Thränenkind – King Apathy (Lifeforce)Friday, 27th May 2016
Lap this one up for a moment: “Vegan Straight-Edge Post-Metal.” That’s how Germany’s Thränenkind label themselves. Good for them. It takes a lot of guts to be straight-edge, vegan, and post-metal all at once, for like most un-hip things in life, there is a gaggle of detractors, many of whom lack the wherewithal to pursue such paths. Granted, it’s a bit irrelevant to the music on display, save for the post-metal aspect, which we’ll tackle in a moment. But the band’s second album, King Apathy, is quite the forceful, pointed display of melting pot metal.
“Post-metal” may not be the way to go with the Germans, to be honest. If we were to line them up against, say, classic-era Isis (think Panopticon), then we’re coming at it from two different angles. Isis was all about space, quiet-loud-quiet-loud dynamics and big, burly riffs. Thränenkind, on the other hand, display far more extremity in the work, starting with vocalist Nils’s intimidating, somewhat modern bark. He’s at his most jacked on “The Blood on Our Hands,” a number that indeed takes a serene, post-metal-like dive, only to blossom into a cascade of up-and-flowing melodies and thrash beats.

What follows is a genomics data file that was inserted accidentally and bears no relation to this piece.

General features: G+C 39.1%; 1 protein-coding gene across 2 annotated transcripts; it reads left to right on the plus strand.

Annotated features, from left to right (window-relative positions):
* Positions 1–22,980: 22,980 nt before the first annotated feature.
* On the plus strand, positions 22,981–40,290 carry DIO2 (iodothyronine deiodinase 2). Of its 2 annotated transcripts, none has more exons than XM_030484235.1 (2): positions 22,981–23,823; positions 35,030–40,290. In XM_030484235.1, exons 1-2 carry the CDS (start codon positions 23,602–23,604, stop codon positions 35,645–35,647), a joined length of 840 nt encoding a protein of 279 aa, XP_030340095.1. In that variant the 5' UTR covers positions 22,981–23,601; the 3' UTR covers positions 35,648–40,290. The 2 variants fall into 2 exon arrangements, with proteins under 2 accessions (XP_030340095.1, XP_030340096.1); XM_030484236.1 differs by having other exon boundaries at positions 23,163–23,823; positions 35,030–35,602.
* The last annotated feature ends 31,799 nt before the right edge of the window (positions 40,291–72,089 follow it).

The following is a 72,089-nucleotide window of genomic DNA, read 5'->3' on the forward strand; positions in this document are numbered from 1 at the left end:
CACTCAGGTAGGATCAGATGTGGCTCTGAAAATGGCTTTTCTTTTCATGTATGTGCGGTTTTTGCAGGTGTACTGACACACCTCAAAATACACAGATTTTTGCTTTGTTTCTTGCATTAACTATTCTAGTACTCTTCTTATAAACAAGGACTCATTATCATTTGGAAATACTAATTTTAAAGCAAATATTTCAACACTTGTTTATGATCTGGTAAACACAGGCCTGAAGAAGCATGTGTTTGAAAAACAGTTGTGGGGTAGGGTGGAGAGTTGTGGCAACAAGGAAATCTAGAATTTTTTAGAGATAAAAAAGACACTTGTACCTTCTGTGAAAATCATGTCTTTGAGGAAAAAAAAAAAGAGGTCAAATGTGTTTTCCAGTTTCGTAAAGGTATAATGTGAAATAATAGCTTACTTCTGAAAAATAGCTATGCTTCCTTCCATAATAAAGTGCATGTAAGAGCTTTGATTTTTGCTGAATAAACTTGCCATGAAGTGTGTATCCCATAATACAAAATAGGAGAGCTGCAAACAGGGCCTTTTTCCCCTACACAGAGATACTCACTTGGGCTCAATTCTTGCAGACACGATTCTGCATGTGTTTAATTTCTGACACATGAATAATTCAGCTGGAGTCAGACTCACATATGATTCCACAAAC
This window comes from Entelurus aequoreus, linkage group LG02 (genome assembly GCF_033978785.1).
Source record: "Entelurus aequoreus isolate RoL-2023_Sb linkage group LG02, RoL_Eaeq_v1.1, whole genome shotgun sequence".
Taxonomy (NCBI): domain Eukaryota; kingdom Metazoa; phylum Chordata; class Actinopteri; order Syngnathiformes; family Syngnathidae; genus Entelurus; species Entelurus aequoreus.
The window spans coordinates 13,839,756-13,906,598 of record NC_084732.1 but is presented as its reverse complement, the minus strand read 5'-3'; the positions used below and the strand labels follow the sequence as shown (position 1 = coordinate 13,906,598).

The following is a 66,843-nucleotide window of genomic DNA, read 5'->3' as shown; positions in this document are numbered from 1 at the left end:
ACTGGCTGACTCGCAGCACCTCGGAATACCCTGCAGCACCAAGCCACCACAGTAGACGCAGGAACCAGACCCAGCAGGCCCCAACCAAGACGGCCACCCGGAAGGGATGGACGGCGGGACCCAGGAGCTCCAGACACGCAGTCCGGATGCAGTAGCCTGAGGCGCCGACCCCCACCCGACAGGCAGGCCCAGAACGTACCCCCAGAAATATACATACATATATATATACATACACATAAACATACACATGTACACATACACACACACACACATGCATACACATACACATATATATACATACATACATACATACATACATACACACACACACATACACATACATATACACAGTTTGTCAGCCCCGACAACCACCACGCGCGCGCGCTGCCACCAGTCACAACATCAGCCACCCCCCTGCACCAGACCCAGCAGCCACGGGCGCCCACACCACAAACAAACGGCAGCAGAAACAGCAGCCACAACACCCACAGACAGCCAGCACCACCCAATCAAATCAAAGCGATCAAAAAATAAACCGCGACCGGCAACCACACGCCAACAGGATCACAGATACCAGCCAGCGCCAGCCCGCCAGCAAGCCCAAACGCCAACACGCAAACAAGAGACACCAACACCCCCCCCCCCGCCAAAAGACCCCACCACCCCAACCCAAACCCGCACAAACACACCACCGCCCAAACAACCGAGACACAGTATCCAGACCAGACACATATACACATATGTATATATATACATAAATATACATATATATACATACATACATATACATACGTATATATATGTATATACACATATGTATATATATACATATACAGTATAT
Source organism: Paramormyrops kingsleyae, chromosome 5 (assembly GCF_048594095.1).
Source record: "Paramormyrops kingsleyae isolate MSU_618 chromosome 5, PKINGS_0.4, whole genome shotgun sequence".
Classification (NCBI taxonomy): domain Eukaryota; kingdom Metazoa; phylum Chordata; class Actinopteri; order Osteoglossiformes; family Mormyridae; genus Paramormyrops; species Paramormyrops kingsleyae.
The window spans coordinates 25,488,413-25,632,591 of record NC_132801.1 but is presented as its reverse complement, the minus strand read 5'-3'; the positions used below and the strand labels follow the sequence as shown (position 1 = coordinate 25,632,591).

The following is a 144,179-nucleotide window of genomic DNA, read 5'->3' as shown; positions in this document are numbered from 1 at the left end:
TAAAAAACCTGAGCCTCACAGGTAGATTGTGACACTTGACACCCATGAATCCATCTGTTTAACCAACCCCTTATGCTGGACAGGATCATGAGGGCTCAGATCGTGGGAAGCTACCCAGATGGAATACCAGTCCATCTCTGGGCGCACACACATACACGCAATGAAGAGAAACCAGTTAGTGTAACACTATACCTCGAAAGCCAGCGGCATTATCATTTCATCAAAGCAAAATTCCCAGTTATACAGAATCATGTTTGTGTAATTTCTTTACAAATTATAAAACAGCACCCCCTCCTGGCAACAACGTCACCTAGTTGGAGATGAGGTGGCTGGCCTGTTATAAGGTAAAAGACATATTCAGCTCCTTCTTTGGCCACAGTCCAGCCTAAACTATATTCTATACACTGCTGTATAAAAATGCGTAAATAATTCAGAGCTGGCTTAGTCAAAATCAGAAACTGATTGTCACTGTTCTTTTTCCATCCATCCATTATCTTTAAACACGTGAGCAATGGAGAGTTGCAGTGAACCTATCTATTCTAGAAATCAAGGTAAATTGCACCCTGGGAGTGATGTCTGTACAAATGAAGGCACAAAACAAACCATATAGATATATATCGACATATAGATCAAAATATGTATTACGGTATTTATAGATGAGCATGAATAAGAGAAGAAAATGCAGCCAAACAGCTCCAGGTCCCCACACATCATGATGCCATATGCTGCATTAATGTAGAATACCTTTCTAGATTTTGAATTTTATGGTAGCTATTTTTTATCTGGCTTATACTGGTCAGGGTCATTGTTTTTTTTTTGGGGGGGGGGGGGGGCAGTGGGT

Don’t sleep on the morose undertones that skip along King Apathy’s ten songs. They’re the main function in cuts like “Ghosts,” or in particular, the mid-tempo “Drifter.” And the album is not without its climatic moments, as found on “Smokestacks and Concrete Walls,” which finds the guitar duo of Flo and Max weaving deadly speed-picking with slanted, crisp chord work.
Probably a bit too versatile and able to pull from several extreme areas at once to be simply post-metal, Thränenkind have demonstrated superlative growth on King Apathy, which towers over their The Elk debut from a few years ago. Lots going here, from the message, to the fresh, throttling take on modern metal. This sure beats a bunch of tattooed lackeys mucking about with nothing to say and without good tunes to boot…